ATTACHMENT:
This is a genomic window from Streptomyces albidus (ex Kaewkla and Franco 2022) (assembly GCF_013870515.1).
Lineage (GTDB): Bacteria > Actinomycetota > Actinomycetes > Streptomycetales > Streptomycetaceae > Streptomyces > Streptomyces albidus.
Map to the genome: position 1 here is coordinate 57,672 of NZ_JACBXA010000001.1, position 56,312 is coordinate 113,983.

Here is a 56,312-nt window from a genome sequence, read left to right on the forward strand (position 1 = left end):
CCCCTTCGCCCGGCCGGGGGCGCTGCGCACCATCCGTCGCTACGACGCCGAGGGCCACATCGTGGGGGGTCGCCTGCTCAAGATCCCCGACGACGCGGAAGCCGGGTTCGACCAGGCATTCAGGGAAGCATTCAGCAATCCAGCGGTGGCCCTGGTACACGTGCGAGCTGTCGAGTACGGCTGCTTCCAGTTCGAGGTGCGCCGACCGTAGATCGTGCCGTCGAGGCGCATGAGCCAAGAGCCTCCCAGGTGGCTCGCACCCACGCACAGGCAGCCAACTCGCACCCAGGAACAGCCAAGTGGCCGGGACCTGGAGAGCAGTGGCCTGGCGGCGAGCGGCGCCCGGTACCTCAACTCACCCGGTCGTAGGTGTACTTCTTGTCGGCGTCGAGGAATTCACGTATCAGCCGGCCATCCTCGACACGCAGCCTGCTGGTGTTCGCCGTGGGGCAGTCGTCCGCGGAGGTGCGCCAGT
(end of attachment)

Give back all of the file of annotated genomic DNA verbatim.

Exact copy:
This is a genomic window from Streptomyces albidus (ex Kaewkla and Franco 2022) (assembly GCF_013870515.1).
Lineage (GTDB): Bacteria > Actinomycetota > Actinomycetes > Streptomycetales > Streptomycetaceae > Streptomyces > Streptomyces albidus.
Map to the genome: position 1 here is coordinate 57,672 of NZ_JACBXA010000001.1, position 56,312 is coordinate 113,983.

Here is a 56,312-nt window from a genome sequence, read left to right on the forward strand (position 1 = left end):
CCCCTTCGCCCGGCCGGGGGCGCTGCGCACCATCCGTCGCTACGACGCCGAGGGCCACATCGTGGGGGGTCGCCTGCTCAAGATCCCCGACGACGCGGAAGCCGGGTTCGACCAGGCATTCAGGGAAGCATTCAGCAATCCAGCGGTGGCCCTGGTACACGTGCGAGCTGTCGAGTACGGCTGCTTCCAGTTCGAGGTGCGCCGACCGTAGATCGTGCCGTCGAGGCGCATGAGCCAAGAGCCTCCCAGGTGGCTCGCACCCACGCACAGGCAGCCAACTCGCACCCAGGAACAGCCAAGTGGCCGGGACCTGGAGAGCAGTGGCCTGGCGGCGAGCGGCGCCCGGTACCTCAACTCACCCGGTCGTAGGTGTACTTCTTGTCGGCGTCGAGGAATTCACGTATCAGCCGGCCATCCTCGACACGCAGCCTGCTGGTGTTCGCCGTGGGGCAGTCGTCCGCGGAGGTGCGCCAGT